Before his collaboration with Grünbaum, Shephard was particularly interested in the properties of convex sets, not merely convex polyhedra. For example he did important work related to convex polytopes and geometric inequalities. He also wrote several papers about the Steiner Point. Shephard also studied the issue of when various convex sets could be written as a Minkowski sum. The idea was to see when convex sets could not be "factored" into "simpler" sets, an approached modeled on the idea of the importance of prime numbers in number theory. A convexity problem due to Shephard that is still actively being looked at concerns centrally symmetric convex closed and bounded sets $U$ and $V$ in $n$-dimensional Euclidean space. Suppose the volumes of the projections of $U$ on a hyperplane always are smaller or equal than that of $V$. Shephard conjectured that in this case the volume of $U$ is less than or equal to that of $V$.
One particularly intriguing question has recently been associated with Geoffrey Shephard’s name. The problem involves an idea which is often linked to the name of Albrecht Dürer.
Dürer (1471-1528), in his work Underweysung der Messung, explored ways to represent 3-dimensional objects in paintings in a "realistic" manner. This lead to his investigating questions about perspective and in particular perspective involving 3-dimensional polyhedra. He had noticed that one way to represent a polyhedron on a flat piece of paper was to show the polygons that make up the polyhedron as a drawing in the plane with each polygon shown by a flat region which shared one or more edges with other polygons that made up the polyhedron. Dürer produced examples of such drawings for Platonic and other solids which consisted of regular polygons. Figure 8 shows an example of the kind of diagram that interested Dürer, in this case for the regular dodecahedron, a Platonic Solid with 12 congruent regular polygons as faces.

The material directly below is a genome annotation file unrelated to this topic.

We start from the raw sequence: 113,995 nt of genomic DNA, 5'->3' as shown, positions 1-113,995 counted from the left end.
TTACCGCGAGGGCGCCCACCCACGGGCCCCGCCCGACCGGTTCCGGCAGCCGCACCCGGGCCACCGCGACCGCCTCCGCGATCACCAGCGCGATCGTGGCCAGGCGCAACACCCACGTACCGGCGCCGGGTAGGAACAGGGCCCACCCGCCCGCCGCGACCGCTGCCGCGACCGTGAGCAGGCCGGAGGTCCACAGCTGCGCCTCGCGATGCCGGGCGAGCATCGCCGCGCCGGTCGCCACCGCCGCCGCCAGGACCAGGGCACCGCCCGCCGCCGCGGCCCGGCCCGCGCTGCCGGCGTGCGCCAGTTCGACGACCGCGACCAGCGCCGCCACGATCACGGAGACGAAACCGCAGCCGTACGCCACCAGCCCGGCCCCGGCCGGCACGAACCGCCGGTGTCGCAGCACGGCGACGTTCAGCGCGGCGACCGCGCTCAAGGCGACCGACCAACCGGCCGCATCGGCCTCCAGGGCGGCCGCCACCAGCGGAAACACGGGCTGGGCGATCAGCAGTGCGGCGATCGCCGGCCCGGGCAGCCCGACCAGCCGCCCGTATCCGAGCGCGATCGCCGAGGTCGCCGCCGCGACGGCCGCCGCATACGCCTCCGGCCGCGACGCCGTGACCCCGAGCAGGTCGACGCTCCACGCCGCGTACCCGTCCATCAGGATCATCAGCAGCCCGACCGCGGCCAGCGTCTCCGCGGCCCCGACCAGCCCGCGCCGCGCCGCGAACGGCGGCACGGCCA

Such drawings have come to be called nets but there is considerable variance in exactly what is meant by this term. It would be best to restrict this term to a collection of polygons that arises from a (strictly) convex bounded 3-dimensional polyhedron $P$ (sometimes called a 3-polytope) which arises from the cutting of the edges of the vertex-edge graph of the polyhedron along edges that are connected, contain no circuit and include all of the vertices of the polyhedron (i.e., a spanning tree of the polyhedron). If the initial polyhedron had $V$ vertices then the number of edges of the spanning tree whose cuts enable the unfolding of the polyhedron will be equal to $V – 1$. Since each of the edges of the cut-tree is incident to exactly 2 faces, it follows that the boundary polygon of a net will be a simple polygon with $(2V – 2)$ sides. Note that while the original polyhedron may be strictly convex, the polygonal boundary of the net while a simple polygon (when the unfolding forms a net), is typically not convex and will often have pairs of edges that lie along a straight line. (See Figure 9 for all of the nets of a regular $1\times 1\times 1$ 3-dimensional cube.)